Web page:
Blog/You Need to Start Adding Value in Sales Now

Figuring out what is the future of sales involves consideration of the sociotech shifts taking place in particular market niches. Change is inevitable and creates ripples felt by everyone involved in the process. The future of sales then lies in adjusting to the rapidly progressing technological advancements and creating added value to stay relevant.

There’s a prevalent belief, rooted in facts and observations, that multiple tech and cultural developments are coming after sales people’s jobs. These include:

  • artificial intelligence
  • chatbots
  • self-checkout machines
  • automation software
  • software trials
  • customers reaching salespeople at a later stage in customer journey

Indeed, they’re all already here, however, most of them aren’t being used on a major scale. Yet. The good news is there’s time for you to get ready for what’s coming and make the most of it. As it is now, the regular salesman replacements still aren’t as good as humans in many areas. This leaves room for you to reinvent yourself and thrive.

Now, before we move on, let’s make one thing clear. The reality these days is that a regular sales rep isn’t really needed by a regular buyer. At least not as much as in the old days. The latter collects all the information needed to make the buying decision on his own. On the other hand, more of a consultant-type of a salesperson will always be in demand. I mean, someone a buyer looks up to for valuable advice, almost like a dentist, or a doctor.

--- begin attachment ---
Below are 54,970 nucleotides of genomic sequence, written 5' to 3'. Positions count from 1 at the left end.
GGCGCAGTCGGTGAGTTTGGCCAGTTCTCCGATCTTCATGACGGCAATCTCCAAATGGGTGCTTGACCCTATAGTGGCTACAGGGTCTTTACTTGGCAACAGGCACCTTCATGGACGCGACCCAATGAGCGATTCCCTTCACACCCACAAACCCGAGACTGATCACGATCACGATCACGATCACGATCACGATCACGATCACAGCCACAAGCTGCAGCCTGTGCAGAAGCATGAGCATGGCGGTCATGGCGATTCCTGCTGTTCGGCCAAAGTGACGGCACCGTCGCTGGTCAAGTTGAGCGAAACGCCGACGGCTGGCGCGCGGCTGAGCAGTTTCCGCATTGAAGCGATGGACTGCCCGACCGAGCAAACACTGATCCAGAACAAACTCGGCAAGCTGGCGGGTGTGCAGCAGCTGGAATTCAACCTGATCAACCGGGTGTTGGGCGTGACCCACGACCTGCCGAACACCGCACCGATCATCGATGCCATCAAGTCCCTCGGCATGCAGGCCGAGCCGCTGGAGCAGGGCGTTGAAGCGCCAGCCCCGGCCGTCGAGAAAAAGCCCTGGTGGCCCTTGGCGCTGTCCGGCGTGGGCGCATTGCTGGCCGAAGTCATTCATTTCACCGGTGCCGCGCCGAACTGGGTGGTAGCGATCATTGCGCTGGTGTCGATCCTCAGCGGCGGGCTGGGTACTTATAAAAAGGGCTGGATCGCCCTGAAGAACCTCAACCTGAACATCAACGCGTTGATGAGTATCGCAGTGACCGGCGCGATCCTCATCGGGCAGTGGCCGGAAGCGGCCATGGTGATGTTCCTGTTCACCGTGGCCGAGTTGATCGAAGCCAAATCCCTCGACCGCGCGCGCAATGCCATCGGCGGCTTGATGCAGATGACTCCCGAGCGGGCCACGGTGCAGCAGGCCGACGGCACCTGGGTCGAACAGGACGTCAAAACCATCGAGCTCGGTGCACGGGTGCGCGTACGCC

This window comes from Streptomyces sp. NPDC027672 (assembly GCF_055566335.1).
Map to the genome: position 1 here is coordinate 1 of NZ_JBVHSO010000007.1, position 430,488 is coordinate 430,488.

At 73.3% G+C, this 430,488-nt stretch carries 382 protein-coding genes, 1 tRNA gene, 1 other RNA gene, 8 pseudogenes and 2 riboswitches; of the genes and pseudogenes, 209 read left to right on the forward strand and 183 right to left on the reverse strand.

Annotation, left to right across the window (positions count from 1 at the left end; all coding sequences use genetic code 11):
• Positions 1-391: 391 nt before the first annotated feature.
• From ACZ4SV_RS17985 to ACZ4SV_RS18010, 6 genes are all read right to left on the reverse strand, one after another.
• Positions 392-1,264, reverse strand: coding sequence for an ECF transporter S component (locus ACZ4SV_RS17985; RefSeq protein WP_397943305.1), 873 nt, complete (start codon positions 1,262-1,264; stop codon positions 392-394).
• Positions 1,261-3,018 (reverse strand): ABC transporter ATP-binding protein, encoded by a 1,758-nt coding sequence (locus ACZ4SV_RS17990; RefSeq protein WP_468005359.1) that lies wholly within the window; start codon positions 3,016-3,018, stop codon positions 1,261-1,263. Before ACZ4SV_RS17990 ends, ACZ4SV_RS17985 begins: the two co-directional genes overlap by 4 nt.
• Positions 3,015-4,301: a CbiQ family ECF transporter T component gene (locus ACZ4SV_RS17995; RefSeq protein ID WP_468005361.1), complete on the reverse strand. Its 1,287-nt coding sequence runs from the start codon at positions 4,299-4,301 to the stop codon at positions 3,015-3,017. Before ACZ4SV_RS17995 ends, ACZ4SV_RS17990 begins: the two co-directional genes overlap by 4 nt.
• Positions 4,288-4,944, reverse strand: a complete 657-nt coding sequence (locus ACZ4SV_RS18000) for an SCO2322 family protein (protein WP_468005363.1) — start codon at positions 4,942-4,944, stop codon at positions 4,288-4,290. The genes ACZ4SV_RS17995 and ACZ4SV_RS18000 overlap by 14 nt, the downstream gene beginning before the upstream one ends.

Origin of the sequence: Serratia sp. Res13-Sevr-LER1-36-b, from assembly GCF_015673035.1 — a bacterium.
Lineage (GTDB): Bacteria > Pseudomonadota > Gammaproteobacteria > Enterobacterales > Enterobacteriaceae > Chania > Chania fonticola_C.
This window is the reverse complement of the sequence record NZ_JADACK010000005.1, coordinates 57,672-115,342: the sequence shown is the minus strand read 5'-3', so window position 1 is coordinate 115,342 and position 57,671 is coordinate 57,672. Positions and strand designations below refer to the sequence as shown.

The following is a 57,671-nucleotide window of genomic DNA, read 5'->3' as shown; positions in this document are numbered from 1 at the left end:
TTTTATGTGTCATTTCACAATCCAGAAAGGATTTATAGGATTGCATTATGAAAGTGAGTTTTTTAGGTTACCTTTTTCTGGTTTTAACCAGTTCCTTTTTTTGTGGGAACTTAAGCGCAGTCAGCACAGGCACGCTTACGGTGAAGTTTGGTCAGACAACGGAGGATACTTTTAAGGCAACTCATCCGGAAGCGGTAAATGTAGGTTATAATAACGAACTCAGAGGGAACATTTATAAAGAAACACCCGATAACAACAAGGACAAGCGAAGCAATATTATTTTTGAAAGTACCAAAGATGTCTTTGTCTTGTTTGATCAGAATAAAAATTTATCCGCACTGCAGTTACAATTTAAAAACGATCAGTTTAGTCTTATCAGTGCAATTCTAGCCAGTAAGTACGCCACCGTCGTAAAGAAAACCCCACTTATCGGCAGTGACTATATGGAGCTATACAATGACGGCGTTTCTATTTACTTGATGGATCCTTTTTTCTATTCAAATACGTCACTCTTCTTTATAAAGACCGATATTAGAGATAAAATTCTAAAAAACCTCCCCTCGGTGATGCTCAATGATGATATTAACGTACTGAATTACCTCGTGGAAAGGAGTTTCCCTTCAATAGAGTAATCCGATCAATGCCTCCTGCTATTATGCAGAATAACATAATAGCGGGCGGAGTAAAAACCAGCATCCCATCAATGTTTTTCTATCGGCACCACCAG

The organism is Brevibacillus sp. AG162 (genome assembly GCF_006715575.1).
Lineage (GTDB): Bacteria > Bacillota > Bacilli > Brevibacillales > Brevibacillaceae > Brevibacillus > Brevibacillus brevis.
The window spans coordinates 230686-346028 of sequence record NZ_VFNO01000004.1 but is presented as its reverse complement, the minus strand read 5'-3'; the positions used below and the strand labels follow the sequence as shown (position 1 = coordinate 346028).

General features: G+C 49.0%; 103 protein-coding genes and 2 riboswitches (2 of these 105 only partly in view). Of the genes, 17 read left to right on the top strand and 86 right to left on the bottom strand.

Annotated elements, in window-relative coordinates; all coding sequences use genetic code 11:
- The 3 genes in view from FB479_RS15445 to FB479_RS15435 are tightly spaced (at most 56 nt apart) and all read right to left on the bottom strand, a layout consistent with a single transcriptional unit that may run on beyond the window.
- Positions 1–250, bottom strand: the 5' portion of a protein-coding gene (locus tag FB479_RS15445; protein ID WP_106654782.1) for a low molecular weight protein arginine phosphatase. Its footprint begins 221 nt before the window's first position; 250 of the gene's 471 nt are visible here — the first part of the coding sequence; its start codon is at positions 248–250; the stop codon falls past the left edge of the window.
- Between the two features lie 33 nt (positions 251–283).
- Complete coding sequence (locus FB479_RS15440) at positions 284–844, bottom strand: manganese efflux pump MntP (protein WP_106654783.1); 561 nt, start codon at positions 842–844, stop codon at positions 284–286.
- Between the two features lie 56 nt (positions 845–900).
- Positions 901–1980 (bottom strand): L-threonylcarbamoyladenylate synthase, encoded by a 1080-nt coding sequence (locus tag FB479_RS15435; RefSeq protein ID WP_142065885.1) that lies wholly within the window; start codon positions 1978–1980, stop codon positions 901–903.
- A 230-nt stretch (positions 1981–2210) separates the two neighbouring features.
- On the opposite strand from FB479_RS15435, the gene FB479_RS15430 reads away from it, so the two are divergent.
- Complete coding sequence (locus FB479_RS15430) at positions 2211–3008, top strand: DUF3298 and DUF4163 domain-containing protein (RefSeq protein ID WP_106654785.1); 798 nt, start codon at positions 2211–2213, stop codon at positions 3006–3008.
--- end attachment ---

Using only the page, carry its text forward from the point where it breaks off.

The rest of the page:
It’s becoming increasingly crucial to be able to bring in some extra value in order to stay competitive against what automation solutions offer. Let’s now take a look at what awaits particular groups of salespeople, depending on the kind of product or service they deal in.

The future of sales predictions

Here’s a basic matrix to help you better understand how different types of sales reps will be affected by the upcoming future sales trends.

future of sales matrix

Simple cheap

A person dealing in products or services that are both simple and cheap pretty much ends up being a customer support representative – someone who merely helps complete the transaction. These people will be affected the most by solutions like live chats, free trials, marketing automation, and new procedures.

It seems like budgets for new sales-boosting tech will bulge at the expense of manpower. Top management will be looking to replace the employees not delivering extra value with digital solutions that actually do that. And you can’t really blame them. Customer service excellence thrives on details that are hard to grasp to low paid employees and unfortunately those jobs are usually the entry level low paid ones.

Complex cheap

Trying to sell stuff that’s complex and cheap is problematic because prospects may not have time or willingness to properly understand your offer. On top of that, you have no unit economics to actually compensate for complexity with qualified manpower to educate the client on the customer journey. What’s making things worse is that you’re possibly looking at a rather low return on the time and personnel investment in this case. But that’s not what’s coming. This is the present state of affairs, really.